As election day draws near in the US, we take a look at some of the key issues that will decide how people vote.

The economy is by far the biggest issue in the race, with both President Barack Obama and Republican challenger Mitt Romney seeking to convince voters they have a plan to usher in faster growth and job creation.

The economy has struggled to break above a 2% annual growth pace since the 2007-2009 recession and unemployment remains uncomfortably high at 7.9%.

About 23 million Americans are either unemployed, working only part-time although wanting full-time work, or want a job but have given up the search.

Mr Obama takes credit for preventing deeper problems and says the economy, while not ideal, is on the road to recovery and that Mr Romney would reinstate the policies that led to the collapse.

Mr Romney says the continued economic weakness demonstrates the failure of Mr Obama's policies and, noting his own record as a successful businessman, says he knows how to stimulate the private sector and create jobs.

A top issue in the election, the $2.8 trillion US healthcare system is the world's most expensive.

The centrepiece of Mr Obama's domestic agenda was the Affordable Care Act, nicknamed "Obamacare". In what was the US healthcare system's biggest overhaul in nearly 50 years, the law seeks to provide health insurance to more than 30m previously uninsured Americans and to slow down soaring medical costs.

However, critics say it is expensive federal interference.

Mr Romney says he would seek the repeal of Mr Obama's law, saying the answer is not to have the federal government take over healthcare.

He said: "The answer is not to have the federal government take over healthcare and start mandating to the providers across America and telling a patient and a doctor what kind of treatment they can have.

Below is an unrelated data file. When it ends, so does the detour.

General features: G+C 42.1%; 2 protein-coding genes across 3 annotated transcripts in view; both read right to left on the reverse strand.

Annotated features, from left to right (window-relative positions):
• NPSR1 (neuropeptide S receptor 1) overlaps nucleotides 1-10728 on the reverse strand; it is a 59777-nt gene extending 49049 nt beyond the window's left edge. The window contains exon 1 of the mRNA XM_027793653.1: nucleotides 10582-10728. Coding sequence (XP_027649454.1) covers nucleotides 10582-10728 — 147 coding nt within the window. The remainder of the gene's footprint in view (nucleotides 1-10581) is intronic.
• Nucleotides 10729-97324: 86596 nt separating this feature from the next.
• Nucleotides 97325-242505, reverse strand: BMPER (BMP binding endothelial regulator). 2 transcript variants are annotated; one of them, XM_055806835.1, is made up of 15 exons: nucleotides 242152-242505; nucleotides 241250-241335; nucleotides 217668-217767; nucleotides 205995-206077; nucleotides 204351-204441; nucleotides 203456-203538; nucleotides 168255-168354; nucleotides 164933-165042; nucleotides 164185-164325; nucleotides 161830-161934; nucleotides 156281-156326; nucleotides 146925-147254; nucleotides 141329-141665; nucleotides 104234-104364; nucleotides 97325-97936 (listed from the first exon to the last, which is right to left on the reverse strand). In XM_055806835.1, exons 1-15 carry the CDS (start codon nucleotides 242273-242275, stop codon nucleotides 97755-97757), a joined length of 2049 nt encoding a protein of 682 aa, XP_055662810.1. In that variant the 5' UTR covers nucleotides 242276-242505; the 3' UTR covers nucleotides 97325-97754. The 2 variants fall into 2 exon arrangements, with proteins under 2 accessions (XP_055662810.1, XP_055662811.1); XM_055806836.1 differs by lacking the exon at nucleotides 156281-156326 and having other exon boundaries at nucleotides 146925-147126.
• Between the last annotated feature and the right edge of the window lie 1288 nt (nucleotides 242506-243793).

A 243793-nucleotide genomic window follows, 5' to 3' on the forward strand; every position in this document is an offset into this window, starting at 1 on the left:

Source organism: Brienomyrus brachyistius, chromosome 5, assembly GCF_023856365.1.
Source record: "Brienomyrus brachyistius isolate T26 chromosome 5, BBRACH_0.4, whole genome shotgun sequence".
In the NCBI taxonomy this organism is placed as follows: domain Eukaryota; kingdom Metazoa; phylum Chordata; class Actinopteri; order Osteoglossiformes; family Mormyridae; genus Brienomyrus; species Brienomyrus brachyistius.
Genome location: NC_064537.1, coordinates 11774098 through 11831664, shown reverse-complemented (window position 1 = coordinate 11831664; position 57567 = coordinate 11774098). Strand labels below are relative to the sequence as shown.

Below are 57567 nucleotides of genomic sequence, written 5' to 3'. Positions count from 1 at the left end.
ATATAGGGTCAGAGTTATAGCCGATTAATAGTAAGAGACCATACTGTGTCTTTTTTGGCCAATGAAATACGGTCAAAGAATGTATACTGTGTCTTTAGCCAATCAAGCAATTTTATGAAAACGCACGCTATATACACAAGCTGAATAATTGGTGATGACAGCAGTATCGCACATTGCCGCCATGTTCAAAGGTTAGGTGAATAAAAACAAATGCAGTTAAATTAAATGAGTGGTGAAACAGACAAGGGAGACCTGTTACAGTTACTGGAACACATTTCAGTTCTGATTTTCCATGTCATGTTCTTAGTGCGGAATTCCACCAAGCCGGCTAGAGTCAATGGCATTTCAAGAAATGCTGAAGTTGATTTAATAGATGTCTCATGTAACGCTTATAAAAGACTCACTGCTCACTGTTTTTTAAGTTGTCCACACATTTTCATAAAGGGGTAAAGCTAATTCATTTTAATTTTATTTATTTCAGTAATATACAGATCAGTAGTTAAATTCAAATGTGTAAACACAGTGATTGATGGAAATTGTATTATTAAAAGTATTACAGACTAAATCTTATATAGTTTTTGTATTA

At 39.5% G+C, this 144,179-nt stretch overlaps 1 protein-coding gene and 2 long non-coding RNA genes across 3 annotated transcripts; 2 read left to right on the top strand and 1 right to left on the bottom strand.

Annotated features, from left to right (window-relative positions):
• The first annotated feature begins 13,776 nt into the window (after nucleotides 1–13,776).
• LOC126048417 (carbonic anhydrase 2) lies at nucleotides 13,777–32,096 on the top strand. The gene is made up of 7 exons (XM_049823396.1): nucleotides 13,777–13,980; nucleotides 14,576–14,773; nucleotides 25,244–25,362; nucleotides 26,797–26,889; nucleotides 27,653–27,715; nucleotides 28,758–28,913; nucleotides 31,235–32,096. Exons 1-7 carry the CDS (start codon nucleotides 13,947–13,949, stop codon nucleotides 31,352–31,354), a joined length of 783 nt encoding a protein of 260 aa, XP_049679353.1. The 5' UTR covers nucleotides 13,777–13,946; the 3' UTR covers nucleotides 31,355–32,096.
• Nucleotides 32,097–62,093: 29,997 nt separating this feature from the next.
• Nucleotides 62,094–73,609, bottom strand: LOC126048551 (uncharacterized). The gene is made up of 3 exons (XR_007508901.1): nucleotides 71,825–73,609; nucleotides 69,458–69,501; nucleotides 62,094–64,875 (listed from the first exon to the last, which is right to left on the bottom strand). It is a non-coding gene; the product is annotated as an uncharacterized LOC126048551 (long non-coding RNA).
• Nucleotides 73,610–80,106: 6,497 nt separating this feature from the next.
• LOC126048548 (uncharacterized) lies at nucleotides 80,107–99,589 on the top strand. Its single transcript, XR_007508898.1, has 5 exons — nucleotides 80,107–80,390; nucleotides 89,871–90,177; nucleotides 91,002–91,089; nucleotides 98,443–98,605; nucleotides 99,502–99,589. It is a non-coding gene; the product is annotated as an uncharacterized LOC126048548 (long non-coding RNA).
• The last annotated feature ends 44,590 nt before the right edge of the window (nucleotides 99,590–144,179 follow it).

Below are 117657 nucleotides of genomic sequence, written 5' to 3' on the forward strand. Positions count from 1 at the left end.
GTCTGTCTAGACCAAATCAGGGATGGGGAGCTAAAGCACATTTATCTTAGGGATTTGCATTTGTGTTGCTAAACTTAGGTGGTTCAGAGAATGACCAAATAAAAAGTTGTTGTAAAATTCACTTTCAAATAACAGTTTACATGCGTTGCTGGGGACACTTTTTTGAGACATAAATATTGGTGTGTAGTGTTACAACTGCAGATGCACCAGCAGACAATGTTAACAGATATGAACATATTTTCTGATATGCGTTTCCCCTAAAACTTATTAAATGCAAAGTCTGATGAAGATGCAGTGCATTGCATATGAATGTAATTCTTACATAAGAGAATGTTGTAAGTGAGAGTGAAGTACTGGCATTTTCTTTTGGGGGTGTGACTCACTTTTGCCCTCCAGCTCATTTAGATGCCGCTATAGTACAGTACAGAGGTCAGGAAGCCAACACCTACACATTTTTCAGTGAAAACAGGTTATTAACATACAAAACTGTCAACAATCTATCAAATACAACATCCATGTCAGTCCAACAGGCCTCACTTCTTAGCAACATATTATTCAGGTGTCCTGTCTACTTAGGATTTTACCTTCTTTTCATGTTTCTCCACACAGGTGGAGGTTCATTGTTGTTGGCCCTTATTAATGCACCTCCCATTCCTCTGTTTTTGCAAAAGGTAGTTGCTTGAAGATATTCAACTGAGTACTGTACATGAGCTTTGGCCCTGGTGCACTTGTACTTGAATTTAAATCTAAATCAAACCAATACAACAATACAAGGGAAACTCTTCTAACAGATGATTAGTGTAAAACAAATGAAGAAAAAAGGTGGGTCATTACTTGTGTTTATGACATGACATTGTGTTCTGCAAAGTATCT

"That's the wrong way to go. The private market and individual responsibility always work best."

Foreign Policy
Mr Obama has pointed to his efforts against terrorism, including authorising the military operation in Pakistan that killed Osama bin Laden, and his withdrawal of US forces from Iraq.

Barack Obama watches the operation to kill Osama bin Laden

He defends military funding cuts as necessary in a harsh fiscal climate, but says Democrats are committed to a strong military to ensure US global leadership and national security.

Mr Romney says Mr Obama has been weak with US adversaries, such as Iran, and unsupportive of allies, such as Israel. The Republican has also promised to crack down on what he sees as unfair trade practices by China.

He would reverse Obama-era defence cuts and says core defence spending - on personnel, operations and maintenance, procurement and research and development - will not fall below 4% of GDP.

Illegal immigration
Mr Obama announced during his presidency that hundreds of thousands of illegal immigrants, who were brought into the United States as children, could be able to avoid deportation and get work permits.

Most illegal immigrants in the US are Hispanics.

In this year's Republican primaries, Mr Romney said illegal immigrants should be encouraged to "self-deport".

He has softened his rhetoric somewhat since then. He told Hispanic leaders in June he would replace Mr Obama's executive order with a long-term solution, but did not give details.

Mr Obama included $90bn in 2009 economic stimulus package for energy projects including solar and wind power, energy efficiency and bolstering the electric grid.

He wants to cut US oil imports in half by 2020 by supporting more production of fossil fuels.

The president has delayed the Canada-to-Texas oil pipeline, citing environmental concerns in Nebraska, and has not said whether he will eventually approve the entire project after the election.

Mr Romney has vowed to make North America energy independent by 2020 by expanding oil and gas drilling, allowing more state oversight of energy projects, streamlining regulations and working with Canada and Mexico.

He also opposes government spending on clean energy projects. He has promised to approve the Canada-to-Texas oil pipeline on the first day of his administration to create jobs and help reduce US oil imports from the Middle East and Venezuela.